In Praise of Messy Lives by Katie Roiphe, The Dial Press, 265 pages, ($25). The critic's neologism describing her that Katie Roiphe likes is "uncomfortabilist. For some probably perverse reason, I am drawn to subjects or ways of looking at things that make people, and sometimes even me, uncomfortable."
Forget, for a second, her thoughts on date rape. Most famously, her "uncomfortabilism" led to an essay in the New York Times Book Review called "The Naked and the Conflicted" in which she allowed that oppressive patriarchal villainies of "The Great Male Novelists of the Past Century" (Roth, Mailer, Updike, Bellow) maintain a vitality amid feminist obloquy, whereas "characters in the fiction of the heirs apparent are often repelled or uncomfortable when faced with a sexual situation." Because she'd probably rather not write than avoid naming names, that means David Foster Wallace, Michael Chabon, Jeffrey Eugenides and Jonathan Franzen. "The same crusading feminist critics who objected to Mailer, Bellow, Roth and Updike might be tempted to take this new sensitivity as softness or indifference to sexual adventuring as a sign of progress … But the sexism in the work of the heirs apparent is simply wilier and shrewder and harder to smoke out." That's because their characters are "too cool for sex." So Roiphe asks "why don't we look at those older writers who want to defeat death with sex, with the same fondness as we do the inventors of the first failed airplanes, who stood on the tarmac with their unwieldy, impossible machines and looked up at the sky?"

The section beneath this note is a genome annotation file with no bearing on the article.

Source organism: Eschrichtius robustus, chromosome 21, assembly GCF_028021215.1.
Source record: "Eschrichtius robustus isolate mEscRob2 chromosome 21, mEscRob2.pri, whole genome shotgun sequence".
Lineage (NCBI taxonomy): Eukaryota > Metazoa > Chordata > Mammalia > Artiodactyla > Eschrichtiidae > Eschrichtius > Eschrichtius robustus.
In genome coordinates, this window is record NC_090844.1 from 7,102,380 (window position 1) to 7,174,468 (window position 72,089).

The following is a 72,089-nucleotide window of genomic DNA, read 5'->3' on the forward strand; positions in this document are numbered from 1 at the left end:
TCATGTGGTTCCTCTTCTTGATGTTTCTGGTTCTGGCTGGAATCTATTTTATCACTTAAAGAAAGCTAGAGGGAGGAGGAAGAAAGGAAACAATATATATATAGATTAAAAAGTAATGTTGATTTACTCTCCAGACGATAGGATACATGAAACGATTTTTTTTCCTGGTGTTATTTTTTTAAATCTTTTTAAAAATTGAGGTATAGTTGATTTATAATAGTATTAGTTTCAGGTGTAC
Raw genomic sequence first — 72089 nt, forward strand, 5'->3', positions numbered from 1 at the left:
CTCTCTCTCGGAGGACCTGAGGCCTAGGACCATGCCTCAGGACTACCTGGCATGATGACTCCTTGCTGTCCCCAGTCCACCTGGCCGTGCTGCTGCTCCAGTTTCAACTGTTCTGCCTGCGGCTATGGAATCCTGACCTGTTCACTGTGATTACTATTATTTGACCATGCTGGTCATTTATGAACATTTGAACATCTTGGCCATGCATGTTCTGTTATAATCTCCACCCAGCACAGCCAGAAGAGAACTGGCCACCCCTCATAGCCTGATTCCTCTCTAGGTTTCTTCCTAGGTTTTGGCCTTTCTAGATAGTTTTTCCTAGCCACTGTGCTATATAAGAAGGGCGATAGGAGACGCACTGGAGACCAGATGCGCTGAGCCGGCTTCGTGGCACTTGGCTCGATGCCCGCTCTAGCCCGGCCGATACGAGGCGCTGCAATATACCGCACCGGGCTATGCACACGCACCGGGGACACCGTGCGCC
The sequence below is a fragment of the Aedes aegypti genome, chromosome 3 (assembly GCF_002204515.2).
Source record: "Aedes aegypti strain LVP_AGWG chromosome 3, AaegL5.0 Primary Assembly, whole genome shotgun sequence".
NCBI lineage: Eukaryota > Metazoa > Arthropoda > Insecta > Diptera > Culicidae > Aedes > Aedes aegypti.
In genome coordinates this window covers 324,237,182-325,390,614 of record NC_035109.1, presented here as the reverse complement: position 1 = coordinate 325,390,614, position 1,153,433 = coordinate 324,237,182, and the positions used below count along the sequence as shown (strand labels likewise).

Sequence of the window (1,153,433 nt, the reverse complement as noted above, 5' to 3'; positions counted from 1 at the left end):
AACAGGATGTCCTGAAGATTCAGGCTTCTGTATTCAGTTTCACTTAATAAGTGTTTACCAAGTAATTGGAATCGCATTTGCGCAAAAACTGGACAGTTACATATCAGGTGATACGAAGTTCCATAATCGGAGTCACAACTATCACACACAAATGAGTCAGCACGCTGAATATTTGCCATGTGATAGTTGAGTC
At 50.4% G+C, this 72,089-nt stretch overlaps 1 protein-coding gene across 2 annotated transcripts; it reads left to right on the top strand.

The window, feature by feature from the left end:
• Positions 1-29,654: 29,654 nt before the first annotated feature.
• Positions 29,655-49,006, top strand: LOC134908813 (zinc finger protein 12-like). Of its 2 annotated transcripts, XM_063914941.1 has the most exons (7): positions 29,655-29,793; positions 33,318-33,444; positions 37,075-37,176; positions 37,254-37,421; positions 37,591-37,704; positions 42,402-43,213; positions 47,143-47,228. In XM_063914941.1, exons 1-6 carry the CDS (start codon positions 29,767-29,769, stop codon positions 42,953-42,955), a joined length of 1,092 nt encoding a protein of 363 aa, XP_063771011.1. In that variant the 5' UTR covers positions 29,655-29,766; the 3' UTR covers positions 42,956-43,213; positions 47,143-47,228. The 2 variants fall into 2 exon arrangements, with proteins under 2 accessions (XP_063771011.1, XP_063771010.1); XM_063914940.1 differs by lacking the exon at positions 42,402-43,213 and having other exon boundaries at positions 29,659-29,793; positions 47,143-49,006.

In the realm of discomfort, consider "Making the Incest Scene" where she deadpans that in Jane Smiley's "A Thousand Acres," incest exists in the fictional "bargain basement." She asks "Is Maureen Dowd Necessary?" (you can guess her answer) and parties down at the expense of celebrity profiles. Hillary Clinton is called "Sister Frigidaire." Twitter, Facebook and the Internet are here, along with Joan Didion, Susan Sontag and "Mad Men" (which gave her a title). Anyone looking for lineage shouldn't stop at Mary McCarthy standing at the gender gate when, a few yards into history is George Orwell, who'd probably think this book just dandy.– Jeff Simon